Thursday, 31 January 2013

The Builders of Byzantia

As we reconvene the gaming group after Christmas, we decided to continue the campaign by having the party return from the mountains empty handed - driven down by bad weather, perhaps. The Beastmasters of Byzantia were disappointed; it is a very competitive calling, with each man judged on the quality and exoticism of his menagerie. But there would be no Hippogriff eggs hatching in their halls this coming spring. Maybe next autumn the party can launch another expedition in search of Hippogriff eggs. The party overwinter in Gateways, brooding on their failure and drinking away the eyes of D'namnas.

The below is what I wrote for the players, presenting some options for adventure.

Your winter passes in a fug of drink and smoke and salted meat. The weather never turns cold enough to freeze the lake, and while the groans of the undead are unnerving, there was, thankfully, no danger of the shambling remnants of the Second Empire of Humanity crossing from the ruins of the Castle of Gaskell the Black to Gateways. Nevertheless, the snow and cold slows life in Gateways down to a crawl... people huddle at home, little news or novelty enter the town. The party enjoys the Festival of Lights during Frostbite, and watch with grim faces as the Baron and the assembled vicars of the churches symbolically bury the world at the end of Earthdeath. They then spend a full week indoors during the storms (and worse) of the Howls of Chaos, when the Intelligences Beyond realise that they have been tricked and the world yet lives.

When the new year begins with the month of Ashunmoon (named after an ancient Alysian shepherd 'saint'), you are keen to leave town. The religious practice Abstention - from anything and everything pleasurable - between the 7th and the 14th, so as to not enrage any malign entities disappointed that the world did not die. There are enough who are devout in town to make this practice all but compulsory.

The first news that comes into Gateways is bad. Goblins, it is reported, have been putting homesteads and farms to the torch. While drinking away the winter, the party made friends with Stephan, a member of a horsetrading clan, he asks that you help his family transport a herd of (very rare) white horses to the Elven market at Rivalyn. Acting as the agent for his brother Pyotr, the head of the clan, he offers 400SP for the party (who have a reasonable reputation now, even if just for the amount of treasure they have squandered) to act as insurance against Goblin horse thieves.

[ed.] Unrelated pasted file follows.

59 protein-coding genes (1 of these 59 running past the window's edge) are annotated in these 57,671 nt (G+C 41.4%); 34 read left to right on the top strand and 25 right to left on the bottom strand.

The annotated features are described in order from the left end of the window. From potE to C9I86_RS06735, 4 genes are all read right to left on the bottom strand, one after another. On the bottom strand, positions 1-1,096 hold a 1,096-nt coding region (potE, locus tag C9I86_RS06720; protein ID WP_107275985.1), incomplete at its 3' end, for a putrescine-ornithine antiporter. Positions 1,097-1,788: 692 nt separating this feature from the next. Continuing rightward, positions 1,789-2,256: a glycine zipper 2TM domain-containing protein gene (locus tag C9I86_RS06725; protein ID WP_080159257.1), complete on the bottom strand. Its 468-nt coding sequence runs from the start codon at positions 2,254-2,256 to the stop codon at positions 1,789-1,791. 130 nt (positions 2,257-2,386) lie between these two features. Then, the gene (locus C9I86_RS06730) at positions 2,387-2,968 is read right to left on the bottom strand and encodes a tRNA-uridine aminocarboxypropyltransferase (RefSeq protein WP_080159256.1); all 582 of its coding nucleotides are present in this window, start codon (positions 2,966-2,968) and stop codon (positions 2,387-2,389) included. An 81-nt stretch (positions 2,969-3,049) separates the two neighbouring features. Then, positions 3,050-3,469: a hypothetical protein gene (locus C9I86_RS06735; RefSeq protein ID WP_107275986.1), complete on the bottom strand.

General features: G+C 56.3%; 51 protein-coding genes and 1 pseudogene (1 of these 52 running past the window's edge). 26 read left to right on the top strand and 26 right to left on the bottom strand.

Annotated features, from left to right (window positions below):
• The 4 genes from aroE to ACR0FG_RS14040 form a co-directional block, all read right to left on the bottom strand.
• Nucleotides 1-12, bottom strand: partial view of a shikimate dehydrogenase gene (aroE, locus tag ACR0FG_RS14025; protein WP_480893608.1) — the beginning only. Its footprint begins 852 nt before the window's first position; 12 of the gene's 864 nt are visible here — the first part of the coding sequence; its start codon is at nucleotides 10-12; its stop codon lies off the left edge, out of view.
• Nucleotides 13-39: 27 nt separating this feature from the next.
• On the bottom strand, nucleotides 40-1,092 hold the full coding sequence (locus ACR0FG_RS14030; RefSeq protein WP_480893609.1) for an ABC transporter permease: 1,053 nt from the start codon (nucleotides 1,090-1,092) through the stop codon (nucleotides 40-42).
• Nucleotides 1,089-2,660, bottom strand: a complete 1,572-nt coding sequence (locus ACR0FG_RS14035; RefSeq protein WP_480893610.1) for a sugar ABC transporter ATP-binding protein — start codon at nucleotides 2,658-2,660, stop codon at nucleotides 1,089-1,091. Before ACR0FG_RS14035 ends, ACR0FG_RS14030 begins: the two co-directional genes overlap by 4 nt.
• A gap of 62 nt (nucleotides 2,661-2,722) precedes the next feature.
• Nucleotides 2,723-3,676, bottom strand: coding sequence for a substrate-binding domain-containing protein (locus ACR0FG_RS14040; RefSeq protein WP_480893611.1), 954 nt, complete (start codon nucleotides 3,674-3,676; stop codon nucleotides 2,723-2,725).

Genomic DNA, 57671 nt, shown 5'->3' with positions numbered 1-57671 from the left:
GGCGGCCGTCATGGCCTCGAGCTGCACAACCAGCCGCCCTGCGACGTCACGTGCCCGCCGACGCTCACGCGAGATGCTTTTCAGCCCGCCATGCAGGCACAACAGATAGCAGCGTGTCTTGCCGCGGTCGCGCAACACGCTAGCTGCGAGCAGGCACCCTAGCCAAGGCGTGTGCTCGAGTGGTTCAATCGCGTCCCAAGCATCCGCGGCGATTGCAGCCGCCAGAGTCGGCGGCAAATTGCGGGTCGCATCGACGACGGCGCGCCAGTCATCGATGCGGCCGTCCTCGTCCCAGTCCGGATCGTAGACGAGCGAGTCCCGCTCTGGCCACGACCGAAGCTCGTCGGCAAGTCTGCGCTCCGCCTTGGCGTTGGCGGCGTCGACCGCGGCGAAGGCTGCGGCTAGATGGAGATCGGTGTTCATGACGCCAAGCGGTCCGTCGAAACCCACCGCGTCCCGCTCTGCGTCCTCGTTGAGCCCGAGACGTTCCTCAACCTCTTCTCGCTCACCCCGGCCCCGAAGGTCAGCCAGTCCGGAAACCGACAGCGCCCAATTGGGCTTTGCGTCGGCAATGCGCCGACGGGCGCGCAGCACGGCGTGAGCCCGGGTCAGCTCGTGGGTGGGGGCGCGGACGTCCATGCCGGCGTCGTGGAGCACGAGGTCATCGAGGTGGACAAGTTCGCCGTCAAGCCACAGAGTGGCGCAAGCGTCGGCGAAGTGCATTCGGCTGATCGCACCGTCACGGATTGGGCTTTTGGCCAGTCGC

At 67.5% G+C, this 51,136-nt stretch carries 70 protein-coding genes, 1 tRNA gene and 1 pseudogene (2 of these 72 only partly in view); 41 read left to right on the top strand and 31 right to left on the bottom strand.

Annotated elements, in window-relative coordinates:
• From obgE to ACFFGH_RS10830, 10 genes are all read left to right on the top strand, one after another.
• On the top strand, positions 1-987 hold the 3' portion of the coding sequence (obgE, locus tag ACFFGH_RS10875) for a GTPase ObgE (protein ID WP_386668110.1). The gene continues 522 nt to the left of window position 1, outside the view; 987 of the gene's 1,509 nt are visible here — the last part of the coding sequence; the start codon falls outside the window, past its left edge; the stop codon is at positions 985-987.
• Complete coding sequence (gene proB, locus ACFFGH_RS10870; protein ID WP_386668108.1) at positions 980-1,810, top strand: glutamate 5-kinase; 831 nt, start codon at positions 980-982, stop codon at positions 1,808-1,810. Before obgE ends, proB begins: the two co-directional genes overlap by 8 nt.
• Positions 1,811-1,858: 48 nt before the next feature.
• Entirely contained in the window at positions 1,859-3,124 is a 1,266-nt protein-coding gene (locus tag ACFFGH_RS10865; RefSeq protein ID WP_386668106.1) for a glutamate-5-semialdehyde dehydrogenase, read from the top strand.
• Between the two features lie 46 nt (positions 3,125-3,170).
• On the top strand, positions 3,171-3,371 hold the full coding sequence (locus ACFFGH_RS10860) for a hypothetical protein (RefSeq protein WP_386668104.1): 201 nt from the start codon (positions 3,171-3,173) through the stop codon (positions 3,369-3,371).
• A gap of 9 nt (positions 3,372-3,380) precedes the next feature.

The ruins of Gaskell's Castle are quieter, the [un]dead presumably returning to their restless sleep, but still sits across the water, a black, brooding ruin.

There has been no more news from Abelorn regarding 'the Rahib', but then there has been no more news of anything much. Likewise, there has been nothing new heard of Elwyn, the renegade cleric, though when Abstention is over the Bishop's court is expected to begin it's 'Circle' of the Duchy.

You also hear of agents for the Gnome King of Underhill, who is seeking men and women of repute to protect the the trade caravan containing a winter's worth of industry as it works its way south to Mirror Bay. Mirror Bay is the seat of the Duke and the only 'city' in the Duchy and, therefore, doorway to the rest of the Known World.

The party chose the investigate the ruins of Gaskell's Castle. I decided to place the pyramid of B4 The Lost City in the middle of the ruins of a castle modelled on a Roman fort - the Second Empire of Humanity had a distinctly Roman styling. The style of the pyramid, however, suggests a remnant of an older civilization. I changed much of the details, while keeping the maps and the distribution of encounters (if not the encounters themselves). Major changes had to be made to the different factions in the dungeon; mine are the Builders, the Judges, and the Maidens. The first faction the party met in their delve were the Builder of Byzantia:

The Builders of Byzantia are a human, all-male semi-secret society; almost everyone knows that they exist, but details of their membership, rituals, and purpose are not known with any certainty. Common understanding of the organization runs from the mundane to the fantastical. Many see it as a guild-like network of elite men, some extend this idea and see the Builders as the shadow government of Byzantia, even a cult dedicated to restoring the glories of the First Empire of Humanity[1]. Some will say in public that the Builders are global conspiracy in the service of powerful supernatural patrons. A Demon of Law, they suggest, given the Builders’ emphasis on the virtues of order and planning. There are, though, whispers that the Builders are a hidden cult of Chaos, searching for the secrets of Escherean architecture.